Charles River

Charles River
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Derrida

"Messianicity is not messianism ... even though this distinction remains fragile and enigmatic." (Jacques Derrida)

Tuesday, October 5, 2010

The Anthologist or, The Myth of the Poet

One of the many questions raised by Nicholson Baker’s delightful, yet problematic, 2009 novel is how much does its view of poetry belong to its neurotic anthologist, Paul Chowder, and how much to the author himself? Baker – or Baker’s character – promotes a pantheon of tired, mid-century, all-white American poetry that’s straight out of another anthology. I’m thinking of Brooks and Warren’s Understanding Poetry, but also Hall, Pack and Simpson’s New Poets of America and Britain.

In other words, the kind of poets and poetry The Anthologist endorses (Bogan, Nemerov, Moss), with a great deal of nostalgic fanfare, are the kind the editors of “The New Yorker” have made safe for consumption. ("The New Yorker" itself gets frequent mention as a part of a prestige name-checking schtick that seems half-put on, half homage, while its former poetry editor, Alice Quinn, the doyenne of the soporific, is praised as “the magnificent Alice!” with no apparent trace of irony).

Conspicuously absent so far (I’m only 60 pages in, not counting some leapfrogging about) is any kind of poetry associated with the avant-garde or the New American Poetry. The sole exception has been Mina Loy. The Anthologist, in other words, and I hate to put it this way, is a paean to what Ron Silliman calls the School of Quietude and its hallowed tradition of being, well, hallowed.

Now the SoQ is a term of decidedly Manichean proportions. As a category for describing the faultlines in American poetry between modernism and anti-modernism, the revolution of the word and the counter-revolution, it lacks in subtlety what it makes up for in paranoia and shrillness. Yet all too often Silliman’s tilting is spot-on. And for Baker’s novel, I think it’s case of “if the shoe fits…”

A brief list of poets mentioned as far as I’ve read include, in addition to those above: Scott, Shelley, Longfellow, Tennyson, Hardy, Yeats, Roethke, Berryman, Millay, Amy Lowell, Teasdale, Auden, Bishop, Ted Hughes, Wendy Cope, James Fenton, and James Wright. Square as square can be. Pound and Marinetti are mentioned only pour scorn on them.

It’s not that I have a personal quarrel to pick with any of these poets. Or that many of them haven’t given me enormous pleasure. Shelley and Yeats especially, and Berryman to a lesser extent. But to have no Blake, no Whitman? (No Dickinson, either, but I’m sure she’s waiting in the wings). There’s no Stein, Zukofsky, Williams (yet), Oppen, Niedecker, Olson, Duncan, Levertov, Ginsberg (yet), Baraka, Brooks, or Ashbery. And surprisingly, no Creeley, who was a master of the four-beat line. In other words, nothing smacking of linguistic complexity or heterodoxy; nothing partaking of the mystic, the mythic, the transpersonal; nothing to detract from the notion that a poem is simply a tidy container of concisely reported minor personal experience (some observations capped by an epiphany) anchored in a fixed (not to say ossified) point of view; that it’s about, to use an example Chowder offers, an inchworm, or a flying spoon. The idea here is that a poem is really a story, (“prose in slow motion”) with some of the narrative links left out.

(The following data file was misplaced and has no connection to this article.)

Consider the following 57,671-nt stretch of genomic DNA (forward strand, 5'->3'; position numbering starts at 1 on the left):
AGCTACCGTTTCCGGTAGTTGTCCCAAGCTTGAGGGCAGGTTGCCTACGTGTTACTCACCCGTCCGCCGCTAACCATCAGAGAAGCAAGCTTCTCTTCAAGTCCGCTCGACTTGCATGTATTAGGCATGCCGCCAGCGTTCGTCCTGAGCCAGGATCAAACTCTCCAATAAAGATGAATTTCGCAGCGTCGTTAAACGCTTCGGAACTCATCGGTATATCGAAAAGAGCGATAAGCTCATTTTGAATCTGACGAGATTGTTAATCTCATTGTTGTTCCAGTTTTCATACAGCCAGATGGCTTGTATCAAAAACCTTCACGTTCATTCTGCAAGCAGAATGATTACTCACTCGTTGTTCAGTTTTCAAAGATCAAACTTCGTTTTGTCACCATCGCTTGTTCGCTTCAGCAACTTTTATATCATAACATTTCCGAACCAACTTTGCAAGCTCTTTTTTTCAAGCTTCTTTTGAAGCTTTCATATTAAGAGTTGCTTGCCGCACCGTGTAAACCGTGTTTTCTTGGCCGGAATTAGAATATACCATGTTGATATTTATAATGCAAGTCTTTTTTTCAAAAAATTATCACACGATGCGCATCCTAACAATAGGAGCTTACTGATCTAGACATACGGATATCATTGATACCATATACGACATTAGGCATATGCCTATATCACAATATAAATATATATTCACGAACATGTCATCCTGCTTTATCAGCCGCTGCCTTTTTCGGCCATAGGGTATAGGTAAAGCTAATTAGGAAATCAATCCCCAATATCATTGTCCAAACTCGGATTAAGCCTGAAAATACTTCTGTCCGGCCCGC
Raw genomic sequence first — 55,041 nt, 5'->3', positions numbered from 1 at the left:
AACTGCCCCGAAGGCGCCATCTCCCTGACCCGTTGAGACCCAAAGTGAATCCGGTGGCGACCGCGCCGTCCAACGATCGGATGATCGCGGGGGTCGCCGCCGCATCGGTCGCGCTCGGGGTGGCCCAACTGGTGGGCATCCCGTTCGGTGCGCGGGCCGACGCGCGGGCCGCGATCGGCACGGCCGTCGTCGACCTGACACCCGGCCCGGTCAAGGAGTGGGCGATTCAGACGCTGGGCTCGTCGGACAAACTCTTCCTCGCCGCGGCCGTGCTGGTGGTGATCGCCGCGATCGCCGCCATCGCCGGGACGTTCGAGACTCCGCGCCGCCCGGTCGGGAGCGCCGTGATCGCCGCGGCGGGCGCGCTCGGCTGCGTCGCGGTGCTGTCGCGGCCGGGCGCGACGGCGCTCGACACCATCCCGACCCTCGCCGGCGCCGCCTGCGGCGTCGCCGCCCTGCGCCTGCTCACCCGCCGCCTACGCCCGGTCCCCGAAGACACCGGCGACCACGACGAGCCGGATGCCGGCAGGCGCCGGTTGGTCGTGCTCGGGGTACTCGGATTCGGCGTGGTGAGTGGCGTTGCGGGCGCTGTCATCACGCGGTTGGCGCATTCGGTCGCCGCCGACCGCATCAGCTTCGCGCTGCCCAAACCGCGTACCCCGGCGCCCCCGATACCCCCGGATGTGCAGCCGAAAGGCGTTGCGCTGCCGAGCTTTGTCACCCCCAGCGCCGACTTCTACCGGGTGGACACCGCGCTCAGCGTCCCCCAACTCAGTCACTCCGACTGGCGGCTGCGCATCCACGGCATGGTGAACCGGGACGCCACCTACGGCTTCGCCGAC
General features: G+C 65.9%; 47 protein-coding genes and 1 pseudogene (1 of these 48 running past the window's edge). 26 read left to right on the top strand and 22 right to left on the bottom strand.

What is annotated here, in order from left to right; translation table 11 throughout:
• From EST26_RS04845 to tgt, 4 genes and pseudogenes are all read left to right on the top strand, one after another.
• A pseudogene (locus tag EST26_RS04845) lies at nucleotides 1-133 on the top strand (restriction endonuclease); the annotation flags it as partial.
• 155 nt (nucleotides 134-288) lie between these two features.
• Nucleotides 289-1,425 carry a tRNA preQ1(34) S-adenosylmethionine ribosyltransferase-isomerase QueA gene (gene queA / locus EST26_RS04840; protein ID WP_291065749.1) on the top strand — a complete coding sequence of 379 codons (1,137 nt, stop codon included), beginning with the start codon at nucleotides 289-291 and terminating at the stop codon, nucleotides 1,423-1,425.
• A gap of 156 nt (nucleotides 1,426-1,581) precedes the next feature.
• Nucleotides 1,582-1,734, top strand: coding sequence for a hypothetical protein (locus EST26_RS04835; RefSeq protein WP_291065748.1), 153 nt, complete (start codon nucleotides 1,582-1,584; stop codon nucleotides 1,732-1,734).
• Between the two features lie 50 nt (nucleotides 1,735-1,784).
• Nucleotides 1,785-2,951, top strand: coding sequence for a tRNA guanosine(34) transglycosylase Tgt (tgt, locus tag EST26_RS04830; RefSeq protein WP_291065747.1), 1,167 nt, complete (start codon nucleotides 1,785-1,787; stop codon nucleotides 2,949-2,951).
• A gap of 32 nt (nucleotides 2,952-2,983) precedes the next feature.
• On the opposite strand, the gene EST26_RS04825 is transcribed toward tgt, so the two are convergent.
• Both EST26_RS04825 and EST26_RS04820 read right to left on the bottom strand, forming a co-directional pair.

And that is certainly one model of what poetry is and not necessarily a poor one. Great poems have been written in this model. It would take someone far more churlish than I to denounce the beauty of Housman’s “white in the moon the long road lies,” a line of surpassing grace and simplicity which Chowder quotes with approval. But Michael Palmer’s “you can bring down a house with sound” is beautiful, too. One difference is that Housman’s delicate song is about the longing for an absent love, whereas Palmer is writing an elegy that takes apart some pre-conceived notions of how language works, doing it in a way that rejects the patient building of one line on top of another in perfect sequence, accruing power through juxtaposition rather than hypotactical jointure. The ancient power of the single great line endures, yes, because metrical language endures. But Chowder – or is it Baker? – turns it into the kind of fetish the New Critics once burned their profane cigars to.

Yes, the beat is the message, as Fanny Howe writes in her elegy for Creeley. Chowder gets it frustratingly right and wrong at the same time when he chidingly relates his anecdote about Ginsberg at Naropa denouncing traditional metrics in favor of a liberated, Olsonian model in which “the rhythm of poetry is the rhythm of the body.” As one character advises Chowder, who’s struggling with his introduction to the anthology: “People love neurobiological explanations.” The line comes off as a amusing put-down of trendiness. Yet this is exactly what the bedeviled narrator ends up doing over the course of the novel, passionately explaining how rhyme is a form of poetic dopamine (his riff on sobbing reminds me of Donald Hall’s classic essay, “Goatfoot, Milktongue, Twinbird”).